Thursday, September 4, 2008
Should government pay special attention to the effect of land use laws on distinctive private land uses? Should government act affirmatively to try to preserve these distinctive land uses?
Today brings a sad announcement: The operator of Astroland, the unique beachfront amusement park on Coney Island, Brooklyn, New York, has announced that it will close the business for good this weekend. Astroland, which opened in the outer-space-besotted America of 1962, offers vintage rides and bizarre carnival acts. But this kind of entertainment is no longer as popular as it once was, and some complained that both the city and the owner of the land might prefer more high-income-oriented land uses. The operator reportedly complained that it was unable to get more than a one-year lease. Government officials are already acting to encourage Astroland to stay.
If your image of Coney Island is the famous Cyclone roller coaster (operated by Astroland for many years), worry not: it is a designated historic landmark and won’t be closing.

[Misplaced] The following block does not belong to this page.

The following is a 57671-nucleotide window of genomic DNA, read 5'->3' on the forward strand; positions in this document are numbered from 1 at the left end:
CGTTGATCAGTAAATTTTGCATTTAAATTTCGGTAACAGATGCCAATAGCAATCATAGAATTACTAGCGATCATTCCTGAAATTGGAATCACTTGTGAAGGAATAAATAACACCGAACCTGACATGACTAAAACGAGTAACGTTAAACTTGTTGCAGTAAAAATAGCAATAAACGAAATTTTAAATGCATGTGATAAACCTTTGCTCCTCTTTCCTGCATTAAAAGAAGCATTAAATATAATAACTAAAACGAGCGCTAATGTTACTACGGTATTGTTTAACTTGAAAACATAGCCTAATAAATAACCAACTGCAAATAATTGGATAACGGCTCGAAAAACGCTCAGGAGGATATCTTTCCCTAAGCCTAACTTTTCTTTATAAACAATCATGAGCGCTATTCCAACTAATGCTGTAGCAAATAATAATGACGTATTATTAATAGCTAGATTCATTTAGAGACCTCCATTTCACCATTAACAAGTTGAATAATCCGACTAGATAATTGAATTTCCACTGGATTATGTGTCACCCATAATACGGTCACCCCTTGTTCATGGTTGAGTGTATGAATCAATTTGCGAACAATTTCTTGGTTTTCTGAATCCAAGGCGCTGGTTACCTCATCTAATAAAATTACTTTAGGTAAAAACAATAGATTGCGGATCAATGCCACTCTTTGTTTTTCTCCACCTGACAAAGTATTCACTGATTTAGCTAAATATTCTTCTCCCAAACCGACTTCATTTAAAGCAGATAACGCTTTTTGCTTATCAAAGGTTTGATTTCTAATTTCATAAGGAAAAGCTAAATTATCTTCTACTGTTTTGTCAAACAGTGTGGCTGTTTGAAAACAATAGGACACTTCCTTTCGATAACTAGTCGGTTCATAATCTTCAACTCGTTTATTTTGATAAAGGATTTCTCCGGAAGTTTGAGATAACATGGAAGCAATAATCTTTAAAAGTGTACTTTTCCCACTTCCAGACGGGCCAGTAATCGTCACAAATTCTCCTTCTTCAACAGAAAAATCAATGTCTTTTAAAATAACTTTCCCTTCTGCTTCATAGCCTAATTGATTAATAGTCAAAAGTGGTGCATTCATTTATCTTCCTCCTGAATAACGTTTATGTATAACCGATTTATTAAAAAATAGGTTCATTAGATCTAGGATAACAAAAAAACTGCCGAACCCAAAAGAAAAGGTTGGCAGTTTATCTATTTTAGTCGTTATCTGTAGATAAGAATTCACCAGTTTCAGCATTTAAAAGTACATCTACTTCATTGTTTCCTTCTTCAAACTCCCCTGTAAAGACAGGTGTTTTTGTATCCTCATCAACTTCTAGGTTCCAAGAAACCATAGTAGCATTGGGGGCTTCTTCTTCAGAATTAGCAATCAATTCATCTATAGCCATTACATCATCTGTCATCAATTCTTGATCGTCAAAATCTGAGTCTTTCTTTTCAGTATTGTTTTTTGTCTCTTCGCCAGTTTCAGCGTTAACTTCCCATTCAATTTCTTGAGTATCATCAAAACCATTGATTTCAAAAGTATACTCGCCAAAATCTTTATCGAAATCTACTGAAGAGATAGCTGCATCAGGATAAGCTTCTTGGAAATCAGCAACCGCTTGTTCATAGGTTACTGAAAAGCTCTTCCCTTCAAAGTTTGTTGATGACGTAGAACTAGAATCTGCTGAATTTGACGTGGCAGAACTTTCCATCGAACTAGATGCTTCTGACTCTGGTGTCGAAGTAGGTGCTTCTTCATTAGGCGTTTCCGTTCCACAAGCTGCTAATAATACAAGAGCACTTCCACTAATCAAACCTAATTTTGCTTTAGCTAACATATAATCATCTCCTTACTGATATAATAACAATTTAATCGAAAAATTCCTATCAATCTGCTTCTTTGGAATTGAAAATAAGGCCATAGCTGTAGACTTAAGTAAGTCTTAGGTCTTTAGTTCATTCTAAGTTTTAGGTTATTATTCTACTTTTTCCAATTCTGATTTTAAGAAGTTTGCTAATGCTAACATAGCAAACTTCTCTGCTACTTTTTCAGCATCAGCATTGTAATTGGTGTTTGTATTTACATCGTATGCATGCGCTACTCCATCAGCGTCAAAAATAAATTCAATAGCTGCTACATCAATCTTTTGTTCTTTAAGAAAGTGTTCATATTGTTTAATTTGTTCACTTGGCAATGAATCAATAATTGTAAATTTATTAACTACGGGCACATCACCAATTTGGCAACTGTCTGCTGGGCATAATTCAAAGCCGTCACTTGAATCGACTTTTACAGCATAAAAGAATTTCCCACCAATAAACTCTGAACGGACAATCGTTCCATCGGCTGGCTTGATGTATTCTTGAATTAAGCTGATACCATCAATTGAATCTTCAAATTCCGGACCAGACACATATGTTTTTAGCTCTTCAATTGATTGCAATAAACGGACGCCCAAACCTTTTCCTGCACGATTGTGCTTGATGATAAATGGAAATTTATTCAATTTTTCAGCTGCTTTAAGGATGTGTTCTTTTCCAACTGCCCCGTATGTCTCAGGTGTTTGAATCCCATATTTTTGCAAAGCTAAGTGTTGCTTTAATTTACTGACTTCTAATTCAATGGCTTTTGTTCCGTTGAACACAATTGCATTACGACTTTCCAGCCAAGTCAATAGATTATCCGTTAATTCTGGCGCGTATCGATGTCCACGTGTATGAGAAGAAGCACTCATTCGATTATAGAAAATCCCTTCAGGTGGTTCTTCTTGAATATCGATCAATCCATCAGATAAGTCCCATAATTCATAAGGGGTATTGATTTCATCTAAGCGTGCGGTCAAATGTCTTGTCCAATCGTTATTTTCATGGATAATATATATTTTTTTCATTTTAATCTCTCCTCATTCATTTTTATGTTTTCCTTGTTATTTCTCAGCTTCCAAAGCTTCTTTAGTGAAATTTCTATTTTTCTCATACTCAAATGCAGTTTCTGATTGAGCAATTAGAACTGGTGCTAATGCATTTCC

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Tuesday, September 2, 2008
While we can be very thankful that hurricane Gustav did not batter Louisiana and Mississippi nearly as badly as Katrina did three years ago, the anniversary also brought some assessment of the government land use projects that were adopted after the feeling of shame over government failings in the days immediately after Katrina. Both the New Orleans Times-Picayune and the New York Times printed stories that were highly critical of the multi-billion-dollar federally funded project that was supposed to pay for Louisiana residents who lacked decent insurance to return and rebuild their homes. The chief problem has been that the state government has imposed so many bureaucratic hurdles and delays –- in large part to avoid fraud, always a concern in Louisiana –- that the money simply has been too slow for most former residents. Those who could pay to return have done so, and many who hoped to rely on Road Home assistance have found the bureaucracy quite maddening.
This story offers a lesson for proposals to help those in mortgage crises and for other federal land use assistance plans.
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